Quigley’s Historic Career Ends with NCAA Runner-Up Finish
LEXINGTON, Ky. -- Eric Quigley’s historic four-year career as a member of the University of Kentucky men’s tennis team came to an end Monday in the NCAA Singles Final as he fell in a tight battle to No. 1 Steve Johnson of Southern California at the Dan Magill Tennis Complex in Athens, Ga. Johnson, who won the NCAA Singles title last season as well, earned late breaks in both the first and second sets to defeat the UK star 6-4, 6-4.
“I don’t even know where to begin, it has been the best four years of my life,” Quigley said about his career at Kentucky. “I never dreamed of accomplishing half the things that I was able to accomplish here. I really owe a lot to Cedric Kauffmann and Dennis Emery for all they have done for me. I don’t really have words to describe the last four years. It’s been a dream.”
The impressive tournament run by Quigley put him in exclusive company, becoming only the third player in school history to play in the NCAA Singles Final. The UK star joins fellow All-Americans Jesse Witten and Carlos Drada as the only players to advance to the finals of the singles event. Witten was the last to claim the feat, making the finals of the event in 2002, while Drada made the finals in 2000. Witten and Drada both lost in the finals. All three finals appearances occurred under the director of Dennis Emery.
Monday’s match was the second career finals appearance for Quigley in a collegiate grand slam. Quigley advanced to the finals of the D’Novo/Intercollegiate Tennis Association All-American Championships in 2010 to become only the sixth UK player to advance to a collegiate grand slam singles or doubles final. Quigley is now the second player in school history to advance to two grand slam finals, joining Witten, who went to the 2002 NCAA Singles Final and the 2004 ITA National Indoor Singles Finals.
Johnson and Quigley were neck and neck a majority of the match as only two breaks occurred the entire match. Both players held serve four times to start the match before Johnson broke Quigley at 4-4 to go up 5-4 and then held serve to claim the first set 6-4.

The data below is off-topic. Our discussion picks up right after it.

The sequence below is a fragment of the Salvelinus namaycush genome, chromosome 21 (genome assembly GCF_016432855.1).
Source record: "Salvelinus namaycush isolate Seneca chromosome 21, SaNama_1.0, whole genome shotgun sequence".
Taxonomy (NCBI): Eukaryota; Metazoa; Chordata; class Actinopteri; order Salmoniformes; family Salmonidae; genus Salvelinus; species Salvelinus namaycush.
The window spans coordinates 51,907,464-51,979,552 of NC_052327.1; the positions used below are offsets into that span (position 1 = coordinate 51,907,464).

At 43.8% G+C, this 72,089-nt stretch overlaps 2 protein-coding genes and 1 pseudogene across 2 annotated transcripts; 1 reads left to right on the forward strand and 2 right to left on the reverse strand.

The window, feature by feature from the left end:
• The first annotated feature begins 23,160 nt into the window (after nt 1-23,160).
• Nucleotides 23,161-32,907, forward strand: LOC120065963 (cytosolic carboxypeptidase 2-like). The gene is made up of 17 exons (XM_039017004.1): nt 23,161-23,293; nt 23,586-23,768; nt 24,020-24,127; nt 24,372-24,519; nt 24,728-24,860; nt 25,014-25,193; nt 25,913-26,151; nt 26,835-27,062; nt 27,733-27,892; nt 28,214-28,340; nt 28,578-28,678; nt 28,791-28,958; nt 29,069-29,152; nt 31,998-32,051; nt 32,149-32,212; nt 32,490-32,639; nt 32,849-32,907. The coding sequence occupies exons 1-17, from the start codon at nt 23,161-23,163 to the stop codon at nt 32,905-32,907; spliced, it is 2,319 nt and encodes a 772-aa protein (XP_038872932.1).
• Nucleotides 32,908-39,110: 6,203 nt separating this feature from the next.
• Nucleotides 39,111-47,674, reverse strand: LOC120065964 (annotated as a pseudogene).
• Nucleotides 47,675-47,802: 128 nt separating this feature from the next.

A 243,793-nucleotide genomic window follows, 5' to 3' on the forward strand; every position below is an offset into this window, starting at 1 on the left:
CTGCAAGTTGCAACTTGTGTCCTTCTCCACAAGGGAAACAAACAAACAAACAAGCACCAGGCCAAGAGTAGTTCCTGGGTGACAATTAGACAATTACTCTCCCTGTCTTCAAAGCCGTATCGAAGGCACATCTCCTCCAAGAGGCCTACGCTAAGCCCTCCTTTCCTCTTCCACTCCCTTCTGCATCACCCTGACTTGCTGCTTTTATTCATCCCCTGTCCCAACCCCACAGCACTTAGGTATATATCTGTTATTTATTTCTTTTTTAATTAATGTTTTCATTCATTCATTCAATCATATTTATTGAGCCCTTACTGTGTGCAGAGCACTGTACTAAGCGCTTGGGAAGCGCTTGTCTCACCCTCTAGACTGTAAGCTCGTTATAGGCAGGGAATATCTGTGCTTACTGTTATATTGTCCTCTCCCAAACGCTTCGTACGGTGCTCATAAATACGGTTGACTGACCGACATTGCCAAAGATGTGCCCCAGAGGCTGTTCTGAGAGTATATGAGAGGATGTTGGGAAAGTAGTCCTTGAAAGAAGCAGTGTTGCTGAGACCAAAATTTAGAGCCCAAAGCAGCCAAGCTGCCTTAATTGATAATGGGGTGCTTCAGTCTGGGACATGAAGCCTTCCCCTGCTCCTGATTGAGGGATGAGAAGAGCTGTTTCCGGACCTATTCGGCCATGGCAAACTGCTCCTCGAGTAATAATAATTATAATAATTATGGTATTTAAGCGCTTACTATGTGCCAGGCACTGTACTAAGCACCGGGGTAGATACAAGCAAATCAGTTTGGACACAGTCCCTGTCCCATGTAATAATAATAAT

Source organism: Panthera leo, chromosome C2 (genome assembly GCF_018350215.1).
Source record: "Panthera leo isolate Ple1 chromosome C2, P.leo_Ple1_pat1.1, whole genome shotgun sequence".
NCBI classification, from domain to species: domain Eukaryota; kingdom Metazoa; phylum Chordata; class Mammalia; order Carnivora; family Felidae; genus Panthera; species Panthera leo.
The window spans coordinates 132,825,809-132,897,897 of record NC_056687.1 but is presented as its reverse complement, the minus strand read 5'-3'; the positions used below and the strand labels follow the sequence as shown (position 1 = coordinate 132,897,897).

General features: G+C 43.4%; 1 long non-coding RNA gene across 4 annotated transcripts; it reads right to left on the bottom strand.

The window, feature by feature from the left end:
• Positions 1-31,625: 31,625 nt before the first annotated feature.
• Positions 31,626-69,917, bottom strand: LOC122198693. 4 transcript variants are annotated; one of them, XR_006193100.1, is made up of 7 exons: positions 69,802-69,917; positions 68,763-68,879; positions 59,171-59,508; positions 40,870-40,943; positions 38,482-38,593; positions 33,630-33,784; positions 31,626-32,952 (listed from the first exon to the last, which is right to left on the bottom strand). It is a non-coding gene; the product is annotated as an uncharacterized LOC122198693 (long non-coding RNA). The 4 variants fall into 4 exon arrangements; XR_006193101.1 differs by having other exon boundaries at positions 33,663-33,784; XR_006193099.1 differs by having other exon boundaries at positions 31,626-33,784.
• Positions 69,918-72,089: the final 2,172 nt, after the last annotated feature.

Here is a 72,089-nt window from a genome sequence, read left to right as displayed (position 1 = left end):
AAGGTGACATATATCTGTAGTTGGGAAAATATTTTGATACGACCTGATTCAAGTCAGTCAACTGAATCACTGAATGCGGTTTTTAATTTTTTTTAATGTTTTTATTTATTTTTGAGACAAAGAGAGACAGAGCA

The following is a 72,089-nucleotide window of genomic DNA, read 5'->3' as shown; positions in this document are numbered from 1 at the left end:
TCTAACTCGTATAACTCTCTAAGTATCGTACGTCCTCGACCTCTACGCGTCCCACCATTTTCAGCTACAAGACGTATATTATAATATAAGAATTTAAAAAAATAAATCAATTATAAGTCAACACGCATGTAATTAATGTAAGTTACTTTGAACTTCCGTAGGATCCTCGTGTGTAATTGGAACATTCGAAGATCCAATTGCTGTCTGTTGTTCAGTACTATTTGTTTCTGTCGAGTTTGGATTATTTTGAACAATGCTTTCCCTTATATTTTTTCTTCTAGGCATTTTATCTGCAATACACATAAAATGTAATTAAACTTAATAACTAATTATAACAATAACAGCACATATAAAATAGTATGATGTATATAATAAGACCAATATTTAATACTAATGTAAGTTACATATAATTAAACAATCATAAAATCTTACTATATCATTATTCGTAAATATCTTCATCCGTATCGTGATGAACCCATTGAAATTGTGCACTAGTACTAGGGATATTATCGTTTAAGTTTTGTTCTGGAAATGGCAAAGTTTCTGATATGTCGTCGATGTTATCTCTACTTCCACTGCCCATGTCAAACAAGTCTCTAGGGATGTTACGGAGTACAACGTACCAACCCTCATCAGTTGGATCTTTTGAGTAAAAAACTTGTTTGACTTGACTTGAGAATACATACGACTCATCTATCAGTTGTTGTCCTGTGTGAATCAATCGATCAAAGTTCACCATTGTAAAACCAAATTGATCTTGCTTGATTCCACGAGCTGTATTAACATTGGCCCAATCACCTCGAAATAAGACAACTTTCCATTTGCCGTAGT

“I knew that I had to play aggressive today and step into the court,” Quigley said about the game plan entering the match. “I had to make shots because I knew he would not make mistakes, and he didn’t. I tried to lean and play the percentages, but he just hit too many big serves.”
The second set featured the same type of format as Quigley, who had several break points in the set, held serve in his first three service games before Johnson grabbed a break and then held serve to go up 5-3. Quigley would hold serve in dominating fashion to cut the lead to 5-4, but Johnson used great serving in his service game to hold serve and grab the 6-4 win.
“I thought I served well again today and had some chances, but he came up with some big first serves in key situations,” Quigley said. “That is what makes him so good is when he is able to make those big shots at such critical times of the match. I am happy with the way I played and I wish I would have won, but I’m not disappointed. I had a great career and a great week out here.”
“Eric played a good match today, but Steve served the ball so well in those difficult situations and that was the difference,” UK head coach Dennis Emery said. “Eric just couldn’t get over the hump and Steve deserves a lot of credit for how well he used his serve to get out of problems.”
This was the second career match between Quigley and Johnson, with the USC senior winning both matches. The previous matchup came in the 2011 NCAA Elite Eight matchup between UK and USC with Johnson taking down Quigley at the No. 1 singles position 6-4, 6-2.
Johnson, who has spent most the season ranked No. 1 in the nation on top of being voted the national winner of the ITA Senior Player of the Year Award, ends his collegiate career having won 72 consecutive singles match, last losing Jan. 17, 2011. This was the second consecutive singles title for Johnson at the event.
“I was asked after the match if Steve Johnson is the best collegiate player of all time and I think it’s hard to vote against him for that,” Emery said. “But what I think describes him best is that he is the most productive player of all time. When you win four team championships and two singles championships then you have had a very special career.”